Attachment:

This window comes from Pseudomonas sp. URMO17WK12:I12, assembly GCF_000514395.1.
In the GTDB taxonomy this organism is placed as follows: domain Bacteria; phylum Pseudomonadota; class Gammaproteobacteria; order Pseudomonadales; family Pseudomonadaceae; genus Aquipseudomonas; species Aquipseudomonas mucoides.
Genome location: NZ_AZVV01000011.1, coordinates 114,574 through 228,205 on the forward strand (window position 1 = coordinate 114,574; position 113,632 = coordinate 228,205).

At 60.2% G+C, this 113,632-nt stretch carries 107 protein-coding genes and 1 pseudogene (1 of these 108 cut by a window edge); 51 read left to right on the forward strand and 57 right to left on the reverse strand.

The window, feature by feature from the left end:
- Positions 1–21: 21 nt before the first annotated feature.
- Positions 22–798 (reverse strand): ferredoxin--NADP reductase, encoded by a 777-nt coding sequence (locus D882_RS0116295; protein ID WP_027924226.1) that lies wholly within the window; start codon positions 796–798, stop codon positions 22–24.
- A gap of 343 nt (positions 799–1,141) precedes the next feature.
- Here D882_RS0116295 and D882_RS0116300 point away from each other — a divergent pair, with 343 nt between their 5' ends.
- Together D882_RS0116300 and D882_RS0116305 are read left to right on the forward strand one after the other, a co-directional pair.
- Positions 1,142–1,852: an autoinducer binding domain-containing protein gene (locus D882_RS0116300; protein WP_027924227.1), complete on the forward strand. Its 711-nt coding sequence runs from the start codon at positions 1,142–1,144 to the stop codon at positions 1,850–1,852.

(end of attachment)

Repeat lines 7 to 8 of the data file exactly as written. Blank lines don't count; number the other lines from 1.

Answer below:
- Positions 22–798 (reverse strand): ferredoxin--NADP reductase, encoded by a 777-nt coding sequence (locus D882_RS0116295; protein ID WP_027924226.1) that lies wholly within the window; start codon positions 796–798, stop codon positions 22–24.
- A gap of 343 nt (positions 799–1,141) precedes the next feature.